• 23-4 W/L, 2.07 ERA, 213.1 IP, 313 SO, 13.2 K/9, 243 ERA+, 11.6 WAR


  • 18-6 W/L, 1.74 ERA, 217.0 IP, 284 IP, 11.78 K/9, 291 ERA+, 9.4 WAR

Every time I look at those numbers I am blown away by how incredible they are, how utterly immense and inconceivable it is to put together a season like that, let alone two in a row. I can’t help compare those peak Pedro seasons to some of the current greats of the game, consistently superb pitchers like Clayton Kershaw, Corey Kluber and Max Scherzer. As amazing of those guys have been, they’ve never reached anything close to Pedro’s level.

The supremely gifted Martinez continued to accumulate personal achievements but the big one, the ever-elusive World Series, remained out of reach to him and his Red Sox teammates. To make matters worse, the final nail in the coffin for Boston’s championship hopes often came at the hands of the detested Yankees, who particularly delighted in torturing Martinez.

In the 2003 ALCS, a bench-clearing brawl saw Pedro get rough with 72 year-old Yankees bench coach Don Zimmer. The 31 year-old pitcher threw the elderly gent to the ground and simultaneously incurred the wrath of everyone in the Bronx. It was an instinctual decision the pitcher would come to regret.

Then in 2004, with Pedro beginning to show signs of mortality, the Yankees routinely had his number. After a disastrous late-September start at Fenway, Martinez provided his enemy with these infamous words: “What can I say… Just tip my hat and call the Yankees my daddy.” From that day forward Pedro would never set foot in Yankee Stadium again without hearing 60,000 people chant “WHO’S YOUR DADDY?”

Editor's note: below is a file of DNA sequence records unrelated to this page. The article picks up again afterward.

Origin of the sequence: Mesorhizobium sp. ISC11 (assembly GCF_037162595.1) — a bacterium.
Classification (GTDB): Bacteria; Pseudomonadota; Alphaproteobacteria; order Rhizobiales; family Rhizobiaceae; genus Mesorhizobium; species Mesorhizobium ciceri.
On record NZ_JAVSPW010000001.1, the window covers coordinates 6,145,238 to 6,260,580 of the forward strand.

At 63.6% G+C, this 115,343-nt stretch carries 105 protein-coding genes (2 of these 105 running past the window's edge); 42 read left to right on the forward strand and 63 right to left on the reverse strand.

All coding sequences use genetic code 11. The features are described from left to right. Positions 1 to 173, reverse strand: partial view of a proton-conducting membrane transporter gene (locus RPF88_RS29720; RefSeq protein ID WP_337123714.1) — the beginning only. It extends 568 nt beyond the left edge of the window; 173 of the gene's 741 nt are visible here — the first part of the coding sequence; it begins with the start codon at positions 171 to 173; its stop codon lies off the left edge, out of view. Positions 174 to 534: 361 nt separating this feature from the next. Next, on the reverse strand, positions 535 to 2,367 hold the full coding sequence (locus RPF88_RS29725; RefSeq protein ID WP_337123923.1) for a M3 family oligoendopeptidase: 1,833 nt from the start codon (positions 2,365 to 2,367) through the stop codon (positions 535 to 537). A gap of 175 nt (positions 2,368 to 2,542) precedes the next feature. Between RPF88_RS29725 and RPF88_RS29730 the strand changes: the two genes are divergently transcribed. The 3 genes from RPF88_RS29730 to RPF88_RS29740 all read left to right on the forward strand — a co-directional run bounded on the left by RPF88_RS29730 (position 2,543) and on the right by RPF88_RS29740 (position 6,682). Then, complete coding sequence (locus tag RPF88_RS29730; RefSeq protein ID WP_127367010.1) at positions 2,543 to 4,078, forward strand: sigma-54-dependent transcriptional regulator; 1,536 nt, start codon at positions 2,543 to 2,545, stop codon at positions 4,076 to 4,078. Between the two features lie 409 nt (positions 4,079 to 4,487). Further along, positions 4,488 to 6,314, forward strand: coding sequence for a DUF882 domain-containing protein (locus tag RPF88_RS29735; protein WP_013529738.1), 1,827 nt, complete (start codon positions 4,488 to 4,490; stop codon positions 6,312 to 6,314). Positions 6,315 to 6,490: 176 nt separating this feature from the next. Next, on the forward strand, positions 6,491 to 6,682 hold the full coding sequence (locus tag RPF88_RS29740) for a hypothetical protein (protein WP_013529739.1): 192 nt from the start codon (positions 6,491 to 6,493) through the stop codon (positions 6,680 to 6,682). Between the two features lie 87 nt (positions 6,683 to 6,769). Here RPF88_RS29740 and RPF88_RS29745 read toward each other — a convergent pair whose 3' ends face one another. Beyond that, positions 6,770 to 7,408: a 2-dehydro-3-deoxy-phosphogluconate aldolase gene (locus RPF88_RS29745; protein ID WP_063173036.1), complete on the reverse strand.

He would have the last laugh though, and played his part in Boston’s unbelievable 2004 postseason. He featured prominently in the epic ALCS comeback against New York, finally vanquishing his “Daddy”, and pitched seven shutout innings in St Louis in Game 3 of the World Series. His stellar performance gave the Red Sox a commanding 3-0 lead that effectively wrapped up their title, ending 86 years of hurt. The Curse of the Bambino was no more, thanks to Pedro and co.

With his legacy in Boston secure, Pedro moved to the Mets for four seasons and two more All-Star appearances, before finally bowing out with the Phillies in 2009, featuring twice in the World Series against his old nemesis, those Yankees again.

Pedro hung up his cleats after that, putting an end to his astonishing 18-year career. In 476 appearances and 2,827.1 innings he recorded a 2.93 ERA with a 219-100 win-loss record. He didn’t have to wait long to have his legendary status secured, and was inducted into the Hall of Fame in 2015 on his first attempt, alongside other pitching greats like Randy Johnson and John Smoltz. The Red Sox celebrated him that year as well, retiring his number 45 at Fenway Park.

I eagerly bought his book Pedro upon release that same year, and naturally it was as eventful as could be expected, and I highly recommend it to any baseball fan.

Ultimately, despite his best efforts, Pedro alone couldn’t convince me to embrace that #DirtyWater and become part of Red Sox Nation, but he certainly helped make it a close race.

Whisper it quietly, especially among my fellow Indians fans, but thanks to Pedro I’ll always have a little bit of love for the Red Sox.